Domino’s expands delivery options, home buying moves online

Domino’s expands delivery options, home buying moves online

The outbreak of the coronavirus has dealt a shock to the global economy with unprecedented

The outbreak of the coronavirus has dealt a shock to the global economy with unprecedented speed. Following are developments Monday related to the national and global response, the work place and the spread of the virus.



— Domino’s Pizza is now offering carside delivery service, allowing customers to stay in their cars while one of the pizza company’s workers delivers their order to them.

The chain said Monday that customers can choose the new contactless carryout option when placing a prepaid order online. It is available in U.S. stores.

When a customer places a carside delivery order online, they’ll be prompted to add their vehicle color, make and model, which will be used to identify them when they arrive at the store. Customers can also choose where they’d like their order placed — the passenger side, back seat, trunk or the option to decide when they arrive.

— The parent company of Burger King, Popeyes and Tim Hortons says sales are improving even though most North American restaurants are only offering takeout and delivery. Restaurant Brands International said Popeyes’ same-store sales — or sales at locations open at least a year — were in the high 20% range in mid-June thanks to its popular chicken sandwich. Burger King’s U.S. sales, which were down more than 30% in March, are now flat compared to last year. Tim Hortons sales are still down more than 15%; about 10% of the brand’s restaurants in Canada remain closed.

— U.S. restaurants saw fewer customers in mid-June as coronavirus cases surged in multiple states. Customer transactions at chain restaurants fell 13% from the previous year in the week ending June 21, according to The NPD Group, a data and consulting firm. That was softer than the 12% decline the week before.

It was the first time in two months that transactions didn’t improve week-over-week. Restaurant transactions fell in Arizona, Florida, North Carolina and Nevada, all of which reported spikes in coronavirus cases. “The U.S. restaurant industry’s road to recovery is going to have some bumps along the way,” said NPD food industry analyst David Portalatin.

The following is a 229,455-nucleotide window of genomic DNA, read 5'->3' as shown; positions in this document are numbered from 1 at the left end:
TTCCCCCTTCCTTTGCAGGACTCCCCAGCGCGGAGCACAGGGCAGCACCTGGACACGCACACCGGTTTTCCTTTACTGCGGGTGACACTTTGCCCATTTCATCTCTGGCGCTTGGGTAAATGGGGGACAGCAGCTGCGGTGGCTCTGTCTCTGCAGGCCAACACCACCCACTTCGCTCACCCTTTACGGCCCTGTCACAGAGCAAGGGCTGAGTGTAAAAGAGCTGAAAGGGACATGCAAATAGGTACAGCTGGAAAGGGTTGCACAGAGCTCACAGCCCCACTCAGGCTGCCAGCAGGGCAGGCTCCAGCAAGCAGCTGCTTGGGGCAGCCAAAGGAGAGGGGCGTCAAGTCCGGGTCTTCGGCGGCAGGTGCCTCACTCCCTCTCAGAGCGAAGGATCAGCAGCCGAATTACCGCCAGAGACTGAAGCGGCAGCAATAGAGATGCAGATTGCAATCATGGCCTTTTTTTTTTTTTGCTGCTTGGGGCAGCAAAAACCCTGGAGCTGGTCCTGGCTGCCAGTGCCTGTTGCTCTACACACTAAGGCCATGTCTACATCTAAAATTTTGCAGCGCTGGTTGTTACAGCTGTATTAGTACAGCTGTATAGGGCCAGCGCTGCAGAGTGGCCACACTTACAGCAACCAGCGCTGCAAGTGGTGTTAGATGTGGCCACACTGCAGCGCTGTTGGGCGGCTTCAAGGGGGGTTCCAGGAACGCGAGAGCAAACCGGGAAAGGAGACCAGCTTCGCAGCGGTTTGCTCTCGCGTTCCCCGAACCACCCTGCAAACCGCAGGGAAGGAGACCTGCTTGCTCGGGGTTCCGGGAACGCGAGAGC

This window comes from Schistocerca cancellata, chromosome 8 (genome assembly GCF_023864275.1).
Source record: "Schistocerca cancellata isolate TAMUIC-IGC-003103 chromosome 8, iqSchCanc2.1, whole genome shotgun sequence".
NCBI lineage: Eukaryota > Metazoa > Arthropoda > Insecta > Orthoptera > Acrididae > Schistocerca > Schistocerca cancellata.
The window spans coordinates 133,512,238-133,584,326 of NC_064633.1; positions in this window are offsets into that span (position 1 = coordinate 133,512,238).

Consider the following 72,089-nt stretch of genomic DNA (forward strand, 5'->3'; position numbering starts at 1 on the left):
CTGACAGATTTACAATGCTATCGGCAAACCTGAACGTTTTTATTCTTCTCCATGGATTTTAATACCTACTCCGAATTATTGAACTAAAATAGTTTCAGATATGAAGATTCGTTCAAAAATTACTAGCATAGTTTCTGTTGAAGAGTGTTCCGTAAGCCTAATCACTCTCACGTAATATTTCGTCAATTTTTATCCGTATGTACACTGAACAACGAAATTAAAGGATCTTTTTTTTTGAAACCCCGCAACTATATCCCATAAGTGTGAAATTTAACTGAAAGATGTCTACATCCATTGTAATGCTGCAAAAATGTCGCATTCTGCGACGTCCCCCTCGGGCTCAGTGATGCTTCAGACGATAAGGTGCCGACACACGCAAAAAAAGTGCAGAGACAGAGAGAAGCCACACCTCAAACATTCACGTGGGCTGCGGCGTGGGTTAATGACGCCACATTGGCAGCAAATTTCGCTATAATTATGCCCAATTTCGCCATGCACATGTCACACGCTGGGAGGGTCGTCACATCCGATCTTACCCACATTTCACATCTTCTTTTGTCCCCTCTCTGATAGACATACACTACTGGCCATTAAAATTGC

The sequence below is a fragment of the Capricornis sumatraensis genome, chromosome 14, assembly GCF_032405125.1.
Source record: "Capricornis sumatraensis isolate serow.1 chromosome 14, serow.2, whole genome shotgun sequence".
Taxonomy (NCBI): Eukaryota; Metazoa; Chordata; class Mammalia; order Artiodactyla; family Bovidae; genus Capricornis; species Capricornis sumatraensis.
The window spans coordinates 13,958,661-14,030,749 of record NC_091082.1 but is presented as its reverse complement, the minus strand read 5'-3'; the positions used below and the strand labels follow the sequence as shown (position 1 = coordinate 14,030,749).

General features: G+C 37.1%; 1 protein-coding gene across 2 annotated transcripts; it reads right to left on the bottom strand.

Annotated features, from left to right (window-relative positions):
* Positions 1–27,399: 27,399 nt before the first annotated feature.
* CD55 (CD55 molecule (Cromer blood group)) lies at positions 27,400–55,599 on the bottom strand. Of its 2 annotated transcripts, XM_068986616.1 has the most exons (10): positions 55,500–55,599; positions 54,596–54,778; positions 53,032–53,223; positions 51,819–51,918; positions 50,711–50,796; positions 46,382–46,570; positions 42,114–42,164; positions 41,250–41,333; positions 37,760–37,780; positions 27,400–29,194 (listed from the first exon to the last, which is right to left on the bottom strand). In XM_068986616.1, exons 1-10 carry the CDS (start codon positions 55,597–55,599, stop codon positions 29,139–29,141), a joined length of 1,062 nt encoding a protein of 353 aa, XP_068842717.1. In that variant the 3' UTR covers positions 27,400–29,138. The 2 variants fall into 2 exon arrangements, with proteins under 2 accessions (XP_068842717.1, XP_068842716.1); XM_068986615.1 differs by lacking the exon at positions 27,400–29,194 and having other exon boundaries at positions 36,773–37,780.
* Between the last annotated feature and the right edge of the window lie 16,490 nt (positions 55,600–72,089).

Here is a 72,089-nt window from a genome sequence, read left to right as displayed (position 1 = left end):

SUPPORTING MOMS AND POPS: American Express said it will set aside up to $200 million to help spur spending at small businesses.

The program will consist mostly of a cash-back program for cardmembers. For every $10 an AmEx cardholder spends at a small business, they will get $5 back, up to $50. Like other credit card companies, AmEx codes each of its merchants in its system by size and industry, so the cashback will only work at small businesses.

AmEx is also setting aside $10 million that will go directly to Black-owned small businesses in the form of grants to help address the “challenges they face due to racial and social inequalities.”


— Amazon is paying out $500 million in bonuses to its front-line workers. The company stopped paying a $2 an hour bonus at the end of May.

Amazon said full-time warehouse and Whole Foods workers who were employed by the company in June will get $500, while part-time workers will get $250. Managers will get $1,000. Those who started a package delivery business with Amazon will get $3,000 and their drivers will get the same bonuses as the warehouse workers. Those who delivered packages for at least 10 hours using Amazon’s Flex service will get $150.

— Home improvement chain Lowe’s is handing out another round of bonuses to its workers. The Mooresville, North Carolina-based company said Monday that full-time hourly workers will receive $300, and part-time and seasonal workers will receive $150 in July— matching the funds provided to all hourly workers in both March and May. The new bonuses amount to $100 million in investment to its workers.


— Several U.S. airlines say they are already asking or will be asking passengers about their health during check-in before flights. American, Delta, Hawaiian, JetBlue, Southwest and United said they will ask passengers if they have symptoms of COVID-19 including fever, coughing or difficulty breathing. The airlines will also ask if passengers have been in contact with someone who tested positive for the virus in the previous 14 days.

— Travelers at Frankfurt airport, Germany’s biggest and a major intercontinental hub, will be able to get an on-site coronavirus test before jetting off.

Airport operators, German carrier Lufthansa and medical research company Centogene are opening a walk-in testing center near the main terminal Monday.


— Germany’s parliament has signed off on a government plan to lower sales tax and provide more money for families that it is hoped will stimulate spending and help the economy as coronavirus restrictions are eased.

The lower house of parliament on Monday approved the plan to lower the country’s value added tax from 19% to 16% for a half a year, starting July 1. A reduced tax for food and other necessities will be lowered from 7% to 5% under the plan.

MARKETS: Stocks rose on Wall Street Monday, clawing back some of the ground they lost last week.

HOUSE HUNT: Home buyers dealing with serious health concerns or other issues can now use a new secure platform to bypass the traditional home selling process during the pandemic. announced Monday a system that automates the entire home selling process, providing access to the selling, marketing and closing tools that industry professionals use. The program offers full self-service options for a flat $1,495 fee or expert support for a 2% commission on the final sales price.

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